Fritz, as Frederick Loewe was called most of his life, was born in Berlin, studied the piano at an early age, and at the age of 16 won the Amsterdam Medal for the best young concert pianist in Europe. In 1923 he and his parents, classically trained performers, travelled to the United States to perform, and decided to stay. Fritz worked several piano jobs, including at a German beer garden and as a Broadway rehearsal pianist, and in 1937 he composed the music for his first musical Great Lady. Musically, Fritz Loewe was all about flowing melodies and classical chords, and many of his greatest songs would undergo several key changes during their very melodic scores. He won 5 Oscars, Tonys, and Golden Globes for Best Original Song or Best Original Score and was inducted into the Songwriter's Hall of Fame in 1972.

The Lerner and Loewe partnership started in August of 1942 after a chance meeting at the Lamb’s club in Manhattan. They developed a back and forth songwriting collaboration. As he would write the libretto, Lerner would have an idea for a song at an appropriate spot and provide Loewe with a song title. Based only on this title, Loewe would immediately begin composing melodies until he hit upon a tune both agreed with. Only then would Lerner begin his arduous lyric writing process based on the Loewe melody.

It took 5 years and three minor musical productions for their unique partnership to click with the smash hit Brigadoon which produced the song standard "Almost Like Being in Love", won a Tony award and eight years later received 3 Academy Award nominations as a film. Their 1951 Broadway musical Paint Your Wagon produced the standard "I Talk To the Trees" sung by Clint Eastwood in the 1969 film version. Their 1956 Broadway musical My Fair Lady was an amazing phenomenon producing the hit songs "I Could Have Danced All Night" and "On The Street Where You Live", and running for six years straight. It made more money than any other musical to date, and has been called the most successful musical ever, receiving 9 Tony nominations and winning 5 of them including Best Musical. Eight years later as a film it won 8 Oscars including Best Picture. Their next musical, Gigi, written for film, won the Oscar for best picture and, six years later as a Broadway musical, the Tony for best musical. In 1960, their last hit Broadway production, Camelot, produced the standard "If Ever I Would Leave You", won 4 Tony Awards, and seven years later as a film, 3 Academy awards. This streak of award-winning productions matched the success of Rodgers and Hammerstein in the 1950's.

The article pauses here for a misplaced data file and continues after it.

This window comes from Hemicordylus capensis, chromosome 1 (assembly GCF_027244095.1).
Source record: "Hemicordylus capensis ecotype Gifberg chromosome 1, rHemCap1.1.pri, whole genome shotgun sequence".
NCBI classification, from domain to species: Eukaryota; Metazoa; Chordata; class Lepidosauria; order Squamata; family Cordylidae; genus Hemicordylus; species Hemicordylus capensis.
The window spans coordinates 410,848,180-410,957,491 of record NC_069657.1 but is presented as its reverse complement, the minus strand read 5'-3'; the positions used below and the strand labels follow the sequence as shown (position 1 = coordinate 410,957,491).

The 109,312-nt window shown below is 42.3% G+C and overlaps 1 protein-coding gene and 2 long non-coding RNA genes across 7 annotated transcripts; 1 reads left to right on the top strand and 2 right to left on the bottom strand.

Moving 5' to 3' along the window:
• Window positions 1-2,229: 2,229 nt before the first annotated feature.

Fritz Loewe retired after Camelot in 1960, returning in 1973 for one last effort in composing music for the last Lerner and Loewe production The Little Prince (1974), and rewriting songs for a stage version of Gigi. Alan Jay Lerner continued to write lyrics and librettos for the rest of his life most notably with Burton Lane, Charles Strouse, Leonard Bernstein, Andre Previn, and John Barry. He also wrote the 1978 autobiography The Street Where I Live. Lerner and Loewe remained good friends until their deaths two years apart, Lerner in 1986 and Loewe in 1988.

Read more...

Reviews


to write a review